Bill Chameides is the Dean of Duke University’s Nicholas School of the Environment. In a recent article which appeared in The Huffington Post entitled, “The Toxic Substances Control Act’s Toxic Baddies,” he may be making a prediction of chemical labeling compliance and enforcement demands to come.
At the core of his feature is the Toxic Substances Control Act (TSCA) which he notes …gives the Environmental Protection Agency the authority to regulate the manufacture, use, distribution in commerce, and disposal of chemical substances. The regulations can range from labeling and testing requirements to specific restrictions on their production and use.
But as Dean Chameides goes on to note: Of the some 80,000 chemicals manufactured and used in the United States, EPA has issued regulations to control just five “existing” and four “new” chemicals under TSCA’s unreasonable risk authority...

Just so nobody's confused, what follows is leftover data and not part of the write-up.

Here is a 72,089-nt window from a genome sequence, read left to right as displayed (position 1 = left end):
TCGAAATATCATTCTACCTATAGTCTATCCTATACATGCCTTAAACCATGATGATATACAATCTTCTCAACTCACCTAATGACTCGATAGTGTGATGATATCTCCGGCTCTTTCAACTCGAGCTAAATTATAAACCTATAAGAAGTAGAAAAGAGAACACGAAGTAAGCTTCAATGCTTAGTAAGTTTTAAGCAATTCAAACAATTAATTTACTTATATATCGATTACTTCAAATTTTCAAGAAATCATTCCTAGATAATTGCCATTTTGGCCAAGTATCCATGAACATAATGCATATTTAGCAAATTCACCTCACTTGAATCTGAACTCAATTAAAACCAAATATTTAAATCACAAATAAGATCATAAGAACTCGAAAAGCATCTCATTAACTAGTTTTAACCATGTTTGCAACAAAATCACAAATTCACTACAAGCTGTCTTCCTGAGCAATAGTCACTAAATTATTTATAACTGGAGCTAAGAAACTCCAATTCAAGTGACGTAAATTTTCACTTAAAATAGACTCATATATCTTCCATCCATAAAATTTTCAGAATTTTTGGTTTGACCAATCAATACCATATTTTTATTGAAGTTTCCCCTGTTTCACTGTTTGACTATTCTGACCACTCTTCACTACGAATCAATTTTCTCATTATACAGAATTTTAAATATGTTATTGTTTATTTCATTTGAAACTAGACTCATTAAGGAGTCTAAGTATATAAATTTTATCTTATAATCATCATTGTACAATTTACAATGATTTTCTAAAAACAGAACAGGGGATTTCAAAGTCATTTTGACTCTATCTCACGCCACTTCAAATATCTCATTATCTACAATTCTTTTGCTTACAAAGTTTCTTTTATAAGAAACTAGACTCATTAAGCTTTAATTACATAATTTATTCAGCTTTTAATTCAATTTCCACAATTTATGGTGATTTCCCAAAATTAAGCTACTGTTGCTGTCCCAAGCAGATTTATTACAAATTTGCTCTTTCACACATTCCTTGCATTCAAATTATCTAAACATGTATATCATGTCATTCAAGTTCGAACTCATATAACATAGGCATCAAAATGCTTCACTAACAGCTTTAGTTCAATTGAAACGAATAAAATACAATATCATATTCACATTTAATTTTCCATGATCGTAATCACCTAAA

His story goes on to explore the toxicity of the nine named chemicals. It does not mention the other 79,991 and/or what may happen under EPA guidance to change or control the labeling of these. However, I have a hunch that many, many more chemical substances in the U.S. under EPA authority can expect to get new labeling compliance requirements. In fact, I would submit that one merely has to look toward Europe to see what is evolving under REACH and CLP to know the future of chemical safety, management, and labeling in the U.S.
All of that, of course, suggests that now is the time to make sure you have a product labeling system that today, and tomorrow, can meet compliance standards. For support with that, label us ready.
You can see Bill Chameides’ full article at this link.